Alys Conran’s first novel, Pigeon, (2016), relates the misadventure of a disaffected young Welsh boy, partly through the eyes of his friend and accomplice Iola, who, like Pigeon, comes from a broken family. Both are growing up in a bleak post industrial village in North Wales, never named, possibly Bethesda, the setting for one of the finest novels ever written in Welsh, Caradog Prichard’s Un nos ola leuad, which also charts the psychological undercurrents of a pre-adolescent boy trying to make sense of the world in which he finds himself, as he wanders innocently along a path of self-destruction. Prichard’s novel, written half a century ago, is in Welsh. Conran, a native speaker of Welsh, writes in English. In choosing to do so, she offers insights into the way in which the two languages of Wales have been brought together through the media, through a bilingual educational system, and through changed attitudes towards both English and Welsh in the wake of devolution, more functional and less emotively charged. Pigeon and Iola are Welsh speakers, but they resort to English not just to interact with Pigeon’s monolingual step-sister, brought to the village by a violent Englishman who moves in with Pigeon’s mother, but also to play out their own fantasies, fueled by the language of films and social media. In short, Pigeon, with its continual reference to the language use of its protagonists, can be seen as an exploration of ‘translanguaging’, a term that first appeared in Welsh as trawsieithu (Williams 1994) and has been defined by Canagarajah (2011) as “the ability of multilingual speakers to shuttle between languages, treating the diverse languages that form their repertoire as an integrated system”.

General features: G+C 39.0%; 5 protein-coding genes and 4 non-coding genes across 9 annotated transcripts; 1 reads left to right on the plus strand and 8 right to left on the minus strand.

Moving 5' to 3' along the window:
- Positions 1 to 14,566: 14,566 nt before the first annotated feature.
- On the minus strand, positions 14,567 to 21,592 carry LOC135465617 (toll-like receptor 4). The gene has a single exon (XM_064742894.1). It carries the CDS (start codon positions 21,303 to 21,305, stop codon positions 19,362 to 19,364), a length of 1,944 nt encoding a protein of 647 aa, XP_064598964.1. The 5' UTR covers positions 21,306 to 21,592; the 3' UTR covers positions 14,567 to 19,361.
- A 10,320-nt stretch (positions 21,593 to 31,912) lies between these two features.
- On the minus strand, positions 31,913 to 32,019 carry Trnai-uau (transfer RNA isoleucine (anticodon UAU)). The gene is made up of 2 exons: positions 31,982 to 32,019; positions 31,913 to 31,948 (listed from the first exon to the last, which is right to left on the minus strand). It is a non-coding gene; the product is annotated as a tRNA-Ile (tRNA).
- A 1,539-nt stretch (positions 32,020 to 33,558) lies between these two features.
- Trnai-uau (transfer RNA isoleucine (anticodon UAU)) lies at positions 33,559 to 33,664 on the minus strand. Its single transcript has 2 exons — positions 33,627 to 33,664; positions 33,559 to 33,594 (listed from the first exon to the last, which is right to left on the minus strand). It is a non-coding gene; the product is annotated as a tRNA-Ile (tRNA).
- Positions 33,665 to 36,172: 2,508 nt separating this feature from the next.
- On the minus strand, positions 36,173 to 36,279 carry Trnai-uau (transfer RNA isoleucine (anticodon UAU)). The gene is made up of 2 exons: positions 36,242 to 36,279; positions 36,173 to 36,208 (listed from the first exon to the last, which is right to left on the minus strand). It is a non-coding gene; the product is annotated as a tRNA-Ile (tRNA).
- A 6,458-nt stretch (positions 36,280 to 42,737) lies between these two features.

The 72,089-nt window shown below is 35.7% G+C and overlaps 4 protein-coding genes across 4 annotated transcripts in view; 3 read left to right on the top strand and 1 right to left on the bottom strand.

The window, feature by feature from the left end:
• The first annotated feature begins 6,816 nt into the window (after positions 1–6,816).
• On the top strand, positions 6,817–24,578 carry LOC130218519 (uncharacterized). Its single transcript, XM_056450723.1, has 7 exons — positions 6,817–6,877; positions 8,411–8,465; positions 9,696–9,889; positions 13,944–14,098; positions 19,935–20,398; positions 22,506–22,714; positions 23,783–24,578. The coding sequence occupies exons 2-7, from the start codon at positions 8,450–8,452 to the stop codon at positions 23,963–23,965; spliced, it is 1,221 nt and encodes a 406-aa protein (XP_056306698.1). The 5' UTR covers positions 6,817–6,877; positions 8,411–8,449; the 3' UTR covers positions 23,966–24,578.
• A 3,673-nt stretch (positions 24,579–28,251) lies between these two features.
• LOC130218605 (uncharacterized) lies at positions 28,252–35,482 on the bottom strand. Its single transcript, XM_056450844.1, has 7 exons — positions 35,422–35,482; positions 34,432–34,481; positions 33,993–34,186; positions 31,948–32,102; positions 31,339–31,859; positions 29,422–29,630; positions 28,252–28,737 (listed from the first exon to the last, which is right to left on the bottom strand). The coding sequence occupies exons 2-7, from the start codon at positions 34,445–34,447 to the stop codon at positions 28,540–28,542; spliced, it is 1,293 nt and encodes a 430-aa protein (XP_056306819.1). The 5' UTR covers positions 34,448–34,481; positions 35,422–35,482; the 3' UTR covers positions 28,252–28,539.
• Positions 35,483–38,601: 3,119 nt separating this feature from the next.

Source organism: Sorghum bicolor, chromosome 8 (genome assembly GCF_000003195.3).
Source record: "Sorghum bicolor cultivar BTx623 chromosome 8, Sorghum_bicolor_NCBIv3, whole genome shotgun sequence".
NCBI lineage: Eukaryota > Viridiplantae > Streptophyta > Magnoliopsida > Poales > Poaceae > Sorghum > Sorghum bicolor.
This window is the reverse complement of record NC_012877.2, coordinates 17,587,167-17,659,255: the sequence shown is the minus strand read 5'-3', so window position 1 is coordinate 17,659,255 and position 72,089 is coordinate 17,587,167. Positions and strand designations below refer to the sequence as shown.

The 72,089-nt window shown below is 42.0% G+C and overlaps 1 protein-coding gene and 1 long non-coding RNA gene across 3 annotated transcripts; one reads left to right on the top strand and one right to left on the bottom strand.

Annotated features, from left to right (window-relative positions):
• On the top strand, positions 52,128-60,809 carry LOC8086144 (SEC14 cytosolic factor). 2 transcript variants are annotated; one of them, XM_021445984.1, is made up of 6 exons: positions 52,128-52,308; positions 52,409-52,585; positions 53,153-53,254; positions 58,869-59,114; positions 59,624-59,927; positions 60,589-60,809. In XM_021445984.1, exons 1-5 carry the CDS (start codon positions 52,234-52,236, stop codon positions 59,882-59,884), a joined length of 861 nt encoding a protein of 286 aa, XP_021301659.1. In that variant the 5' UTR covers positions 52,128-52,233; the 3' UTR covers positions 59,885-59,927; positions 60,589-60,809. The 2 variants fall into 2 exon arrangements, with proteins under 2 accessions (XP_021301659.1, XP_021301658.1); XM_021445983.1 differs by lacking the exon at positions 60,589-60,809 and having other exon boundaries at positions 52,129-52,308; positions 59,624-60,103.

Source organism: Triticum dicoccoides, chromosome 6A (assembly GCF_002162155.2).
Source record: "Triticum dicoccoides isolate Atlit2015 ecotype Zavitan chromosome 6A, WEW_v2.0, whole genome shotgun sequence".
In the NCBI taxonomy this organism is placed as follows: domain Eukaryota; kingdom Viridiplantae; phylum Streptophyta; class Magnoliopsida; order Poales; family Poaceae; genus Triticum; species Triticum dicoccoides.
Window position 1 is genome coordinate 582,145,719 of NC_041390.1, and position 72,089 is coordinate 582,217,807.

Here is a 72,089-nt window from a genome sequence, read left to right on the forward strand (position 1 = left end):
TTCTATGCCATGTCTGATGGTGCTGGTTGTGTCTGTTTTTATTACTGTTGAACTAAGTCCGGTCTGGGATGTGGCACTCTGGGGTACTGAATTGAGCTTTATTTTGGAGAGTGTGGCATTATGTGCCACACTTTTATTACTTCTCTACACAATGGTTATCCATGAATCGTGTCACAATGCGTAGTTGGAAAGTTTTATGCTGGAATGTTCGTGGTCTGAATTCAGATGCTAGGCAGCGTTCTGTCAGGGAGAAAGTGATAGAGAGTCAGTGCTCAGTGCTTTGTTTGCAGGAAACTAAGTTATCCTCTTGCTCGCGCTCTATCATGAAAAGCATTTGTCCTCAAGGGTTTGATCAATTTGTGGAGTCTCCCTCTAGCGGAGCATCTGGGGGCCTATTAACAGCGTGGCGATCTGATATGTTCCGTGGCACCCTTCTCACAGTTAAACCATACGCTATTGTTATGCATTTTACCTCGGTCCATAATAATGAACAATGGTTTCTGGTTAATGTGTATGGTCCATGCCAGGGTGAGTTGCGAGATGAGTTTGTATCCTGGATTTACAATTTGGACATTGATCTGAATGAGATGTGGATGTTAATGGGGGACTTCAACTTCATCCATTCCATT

Welsh. English. Language Attitudes. Translanguaging.